: : Here Be Dragons
// A Smythe
Geographers ... crowd into the edges of their maps parts of the world which they do not know about, adding notes in the margin to the effect that beyond this lies nothing but sandy deserts full of wild beasts, and unapproachable bogs.
Plutarch, Life of Theseus (circa 75 AD)
I am standing in front of an illuminated map of the Houston Galleria, attempting to locate myself within this 2.5 million square foot shrine to material consumption. I used to know my way around this place blindfolded. It’s the country’s fourth largest mall in its fourth largest city, a city I abandoned four years earlier. The mall in our new little town is an hors d’oeuvre compared to this one. It’s spring break and I’ve brought my tween daughters back to the cradle of their childhood and they are on a giddy mission to revisit Dylan’s Candy Bar, the Disney Store and Libby Lu’s but I can’t remember which wings and which floors these stores are on—new geographies, among other things, have occupied my brainspace. We’re on a tight agenda this trip and I go back and forth on whose priorities should take precedence. I want to squeeze in all the places my girls miss most, the places that will remind them of what is normal, happy and enduring, that might extract whatever refrains of carefree childhood laughter that remain despite their parents’ failings. I am also desperate to drag my devastated heart into the embrace of old friends and the places that had been mine long before I’d married—the skating path in Memorial Park, my writing table in the courtyard of Brasil, a restaurant at Dunlavey and Westheimer with no signage, the apartment on Sul Ross I lived in when I was in grad school. I’ve conceded Indian fare at Khyber House for James Coney Island, an afternoon at the Menil for overpriced rides at the Downtown Aquarium where, after consuming industrially produced chicken dino nuggets, the girls will decorate star-shaped rice crispie treats with colored icing and sprinkles. We’ll only have time to accomplish the top tier sacred stuff. Well-heeled shoppers from uptown and on quick jaunts up from Mexico City jostle me as I scan the large map and I want to bark at them to back off, conscious of every minute I’m wasting, anxious to match store code to colored rectangle and formulate an efficient route through the incessant din of chattering voices and elevator dings. I locate the “You are Here” marker. Relief wells up and I exhale in the same moment I realize I’ve been holding my breath. Tears poke at the corner of my eyes. Someone knows precisely where I am. I am here. I am here.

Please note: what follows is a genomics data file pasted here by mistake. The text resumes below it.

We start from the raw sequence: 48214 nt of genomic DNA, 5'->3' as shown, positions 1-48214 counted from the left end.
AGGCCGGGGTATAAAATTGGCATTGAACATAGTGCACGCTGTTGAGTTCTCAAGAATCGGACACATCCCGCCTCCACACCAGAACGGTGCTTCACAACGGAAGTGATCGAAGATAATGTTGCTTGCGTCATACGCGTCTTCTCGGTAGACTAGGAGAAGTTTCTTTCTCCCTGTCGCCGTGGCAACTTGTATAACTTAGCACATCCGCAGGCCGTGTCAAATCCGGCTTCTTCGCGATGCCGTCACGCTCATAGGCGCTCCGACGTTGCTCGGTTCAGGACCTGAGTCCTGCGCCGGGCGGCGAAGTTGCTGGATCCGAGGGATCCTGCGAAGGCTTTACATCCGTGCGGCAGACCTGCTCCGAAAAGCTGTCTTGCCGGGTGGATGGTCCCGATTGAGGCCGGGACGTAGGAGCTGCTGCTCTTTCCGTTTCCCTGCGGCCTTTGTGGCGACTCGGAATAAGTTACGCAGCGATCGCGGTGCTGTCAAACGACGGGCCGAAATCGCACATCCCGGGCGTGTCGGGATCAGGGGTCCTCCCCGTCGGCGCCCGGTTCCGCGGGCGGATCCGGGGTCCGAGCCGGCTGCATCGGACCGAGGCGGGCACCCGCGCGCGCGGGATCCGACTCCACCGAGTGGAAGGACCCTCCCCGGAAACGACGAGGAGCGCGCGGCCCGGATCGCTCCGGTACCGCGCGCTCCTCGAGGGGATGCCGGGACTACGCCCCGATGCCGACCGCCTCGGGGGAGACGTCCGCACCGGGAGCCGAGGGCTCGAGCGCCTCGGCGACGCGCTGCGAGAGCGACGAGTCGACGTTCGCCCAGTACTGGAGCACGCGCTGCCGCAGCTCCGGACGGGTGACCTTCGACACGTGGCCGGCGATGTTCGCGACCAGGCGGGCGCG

For some months now I’ve woken up at various hours of the night with no sense of where I was, a common experience for the newly displaced. But it’s coincided with the sensation of not knowing who I was or even what I was—I suddenly emerge into darkness as a blinking wad, void of consciousness of a self, a detached observer newly hatched into the universe, suspended, before any defining facts cohere and establish me in place and time or even as “me.” Floating in this waystation before my eyes begin to adjust, my mind flails about for purchase: Am I twelve? Twenty? Forty-five? Is this the house I grew up in? My Cambridge apartment? The house I built with my husband, our daughters sleeping peacefully in twin beds down the hall? I orient myself on these awakenings by triangulating the position of the bed in relation to the emulsion of windows and doorways, mentally culling through rooms I have woken in until a wallop of recognition whacks me upright: I am in Columbia, Missouri, alone in a bed I once offered to guests, in a strange house, my new house, my daughters sleeping miles away in the home of their father. Where I used to sleep. Oh, yeah. That me.
After four unbearably long months of bleak winter days, parcels of sunshine arriving in minutes and hours, and still hostage to mood ravaging atmospherics I’d not reckoned on when we departed the perpetual summertime of Houston, the X’s marking the squares on the calendar finally completed their interminable march to spring break. I herded my daughters, their bathing suits, flat irons and electronics into the car, filled the tank and, after a hard left at Kansas City, fled south on I-35: to warmth, to light, to riotous blooming, to the place we’d left behind for what I’d been certain would be greener pastures.
I was traveling without my husband of 13 years, having moved out of our home two dreary months earlier, in the frigid temperatures of January. Plans for the next chapter—raising our daughters in an idyllic college town featuring fresh air, four seasons and a scenic natural landscape in which to grow old and gray together—crumbled almost on arrival. Marital troubles, exacerbated by addiction and mental health issues we thought we’d left behind in Houston, arrived as tightly packed as the boxes of clothes and books we offloaded from the United Van Lines semi. Now, four years on, Missouri had come no closer to feeling like home, and though I could no longer say where or what home was I was consumed with the desire to return to former places and faces, to wallow in the long known, the worn out and used up, the spurned and rutted paths of the deeply familiar.